The Aeolian Master - Book One - Revival HTML version

together—one an expert in daggers and the other an expert in the sword.”
“Thanks for the warning,” said Dahms. And she started up the path.
“Damn,” said Jimie as Ben passed him.
“Yeah,” said Ben.
Ben, Dahms, and Sam were walking side by side when they reached the top of the hill and looked down. At
the bottom and to the left of the path in a gully there was a large tree with big leafy branches. Small brown
objects, which appeared to be nuts, hung in clusters from the smaller limbs. And many of them had dropped off
and were covering the ground.
"Something moved behind that tree," said Dahms in a quiet voice.
"Yeah, I saw it," said Ben.
Gaal nodded his head as he stepped beside Ben. “Must be the dagger man.”
“Do you think he’ll know you?” asked Dahms.
“Oh yeah, he’ll know me.”
“Maybe he’ll let us go like the last guy did.”
Ben nodded his head. “Maybe,” he said.
Just then the man stepped out from behind the tree. He was wearing a blue and silver tunic with a matching
body suit. He had a leather helmet on his head with a blue plume sticking out the back. He was taller than most
of the men seen in Newusa although an inch shorter than Gaal, at about six foot three, and his arms were long.
The four of them walked side by side down the path until they were twenty feet from the man.
Dahms looked at him. "Do you know our friend, Ben Hillar?" she asked as she eyed him up and down.
"Yes I do.”
“Then maybe you’ll let us go like the last man.”
“Jimie Benz? If he let you go, then he’s a fool. Hurd will send him to the crystal pits, or at the very least
he’ll have him thrown in the city prison.”
“Better than killing needlessly,” said Dahms.
The man smiled and opened the cloak in front of his chest. He was wearing a vest with twelve daggers—six
on each side. “Who says it’s needless?”
“So you have no respect for human life?” asked Ben.
The man looked at Ben. “I never did like you much,” he said. “It’s actually going to be fun watching you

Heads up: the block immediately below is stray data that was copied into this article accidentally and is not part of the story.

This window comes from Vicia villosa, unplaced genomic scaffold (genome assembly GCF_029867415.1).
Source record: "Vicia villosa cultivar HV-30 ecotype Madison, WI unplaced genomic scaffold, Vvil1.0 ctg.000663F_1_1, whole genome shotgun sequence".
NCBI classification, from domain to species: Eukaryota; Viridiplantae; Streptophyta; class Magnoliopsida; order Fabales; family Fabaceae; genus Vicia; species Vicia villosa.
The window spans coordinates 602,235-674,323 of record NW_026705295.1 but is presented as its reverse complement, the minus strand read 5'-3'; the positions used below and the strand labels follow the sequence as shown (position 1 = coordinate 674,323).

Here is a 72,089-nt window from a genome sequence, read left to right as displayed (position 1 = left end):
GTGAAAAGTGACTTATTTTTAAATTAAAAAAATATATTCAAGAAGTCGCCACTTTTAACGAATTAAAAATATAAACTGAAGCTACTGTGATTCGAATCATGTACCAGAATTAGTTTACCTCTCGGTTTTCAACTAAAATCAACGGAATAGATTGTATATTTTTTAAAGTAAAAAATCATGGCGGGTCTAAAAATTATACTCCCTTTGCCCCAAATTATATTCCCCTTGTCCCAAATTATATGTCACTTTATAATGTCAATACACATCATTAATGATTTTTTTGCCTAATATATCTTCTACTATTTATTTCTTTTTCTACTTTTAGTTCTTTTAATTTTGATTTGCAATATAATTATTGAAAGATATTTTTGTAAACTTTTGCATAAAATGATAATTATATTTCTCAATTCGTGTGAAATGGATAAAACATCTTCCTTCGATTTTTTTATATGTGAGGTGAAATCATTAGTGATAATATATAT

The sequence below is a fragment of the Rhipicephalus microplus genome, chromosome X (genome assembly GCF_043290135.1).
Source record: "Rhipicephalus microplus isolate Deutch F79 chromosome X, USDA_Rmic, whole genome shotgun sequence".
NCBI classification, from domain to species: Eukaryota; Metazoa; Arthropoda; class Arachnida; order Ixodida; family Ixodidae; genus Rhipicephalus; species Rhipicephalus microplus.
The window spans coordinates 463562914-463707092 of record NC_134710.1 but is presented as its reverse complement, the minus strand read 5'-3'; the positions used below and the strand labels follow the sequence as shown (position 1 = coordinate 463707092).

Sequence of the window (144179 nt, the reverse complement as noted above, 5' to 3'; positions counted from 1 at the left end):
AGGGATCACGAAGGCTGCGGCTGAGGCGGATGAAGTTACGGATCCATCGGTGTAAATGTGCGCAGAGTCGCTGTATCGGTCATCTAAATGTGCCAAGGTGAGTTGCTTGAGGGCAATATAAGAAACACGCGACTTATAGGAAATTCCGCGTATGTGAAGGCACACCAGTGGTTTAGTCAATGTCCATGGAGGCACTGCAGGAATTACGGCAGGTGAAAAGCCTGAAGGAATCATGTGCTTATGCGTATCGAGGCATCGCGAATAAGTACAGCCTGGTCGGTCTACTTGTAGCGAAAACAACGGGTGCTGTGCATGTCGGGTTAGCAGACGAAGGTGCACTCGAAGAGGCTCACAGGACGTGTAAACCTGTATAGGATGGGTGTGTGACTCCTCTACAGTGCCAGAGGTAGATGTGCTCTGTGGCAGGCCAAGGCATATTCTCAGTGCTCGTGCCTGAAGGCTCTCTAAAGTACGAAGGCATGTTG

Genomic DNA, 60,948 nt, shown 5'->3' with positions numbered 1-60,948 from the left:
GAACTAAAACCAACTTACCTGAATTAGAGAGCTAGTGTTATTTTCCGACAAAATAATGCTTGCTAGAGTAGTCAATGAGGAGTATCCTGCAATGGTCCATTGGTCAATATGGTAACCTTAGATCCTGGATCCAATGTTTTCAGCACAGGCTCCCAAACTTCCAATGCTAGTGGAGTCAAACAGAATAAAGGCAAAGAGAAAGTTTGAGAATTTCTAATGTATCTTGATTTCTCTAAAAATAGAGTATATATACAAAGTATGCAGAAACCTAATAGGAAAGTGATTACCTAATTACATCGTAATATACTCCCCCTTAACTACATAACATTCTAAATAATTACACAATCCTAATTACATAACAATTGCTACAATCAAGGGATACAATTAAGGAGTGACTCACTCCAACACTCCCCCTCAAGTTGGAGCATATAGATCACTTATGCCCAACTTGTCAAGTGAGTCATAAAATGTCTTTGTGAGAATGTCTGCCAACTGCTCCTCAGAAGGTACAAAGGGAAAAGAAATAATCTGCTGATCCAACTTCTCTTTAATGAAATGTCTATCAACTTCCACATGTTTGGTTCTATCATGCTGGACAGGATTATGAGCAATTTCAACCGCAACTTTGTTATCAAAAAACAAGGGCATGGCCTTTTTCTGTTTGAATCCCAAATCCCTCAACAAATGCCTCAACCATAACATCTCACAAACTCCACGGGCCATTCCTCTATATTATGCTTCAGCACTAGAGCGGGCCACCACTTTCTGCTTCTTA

die. And more than that, I’m going to prove that the dagger is a more lethal weapon than the sword.”
“You sound a little jealous,” said Dahms. “What’s wrong—you never got the recognition that Ben has
The man gave her an angry look. “If you keep jawing, we’ll never get this over with,” he said.
“Spread out,” said Ben. “At least one of us should be able to get through.”
“Optimistic,” said the man as he pulled a dagger with each hand from the vest. “Unrealistically optimistic.”
He held them in a throwing position.
“We all attack at the same time,” said Ben.
“Yeah. Come on,” said the man. He took a step forward raising both hands in the air with the knives in a
throwing position. And that’s when the unexpected happened. The man’s foot came down on a little brown,
nut. It rolled under his boot causing his leg to kick high in the air. He fell backward loosing his grip on the
daggers as he tried to break his fall with his hands. His cloak flew upward, and as he crashed to the ground it
floated gently down and landed on his face.
“Fatal mistake!” yelled Ben. He and the others rushed forward.
The dagger man realized he was in trouble. He swept the tunic off his face and tried to regain his feet, but
before he could get further than a crouch there were four swords cutting through his chest.
Ben leaned over to use the dagger man’s cape to wipe the blood off his sword, but as he did he felt the whiff
of an arrow like a baby puffing against his face as it sped past his head and stuck in the tree.
“The archer,” yelled Dahms. “Let’s get the hell out of here.”
Without looking behind to see where he was, the four of them ran up the hill and down the other side.
"The archer will be wary about coming over the hill," said Ben. "So let's get going before he catches up."
Ahead of them was a series of small hills, more like rolling mounds, and then a large tree about fifty yards
away. "Another tree," said Sam.
"Yeah, and you know what's behind it," retorted Gaal.
"Yes," said Dahms almost in a whisper. “A dagger man and a swordsman.”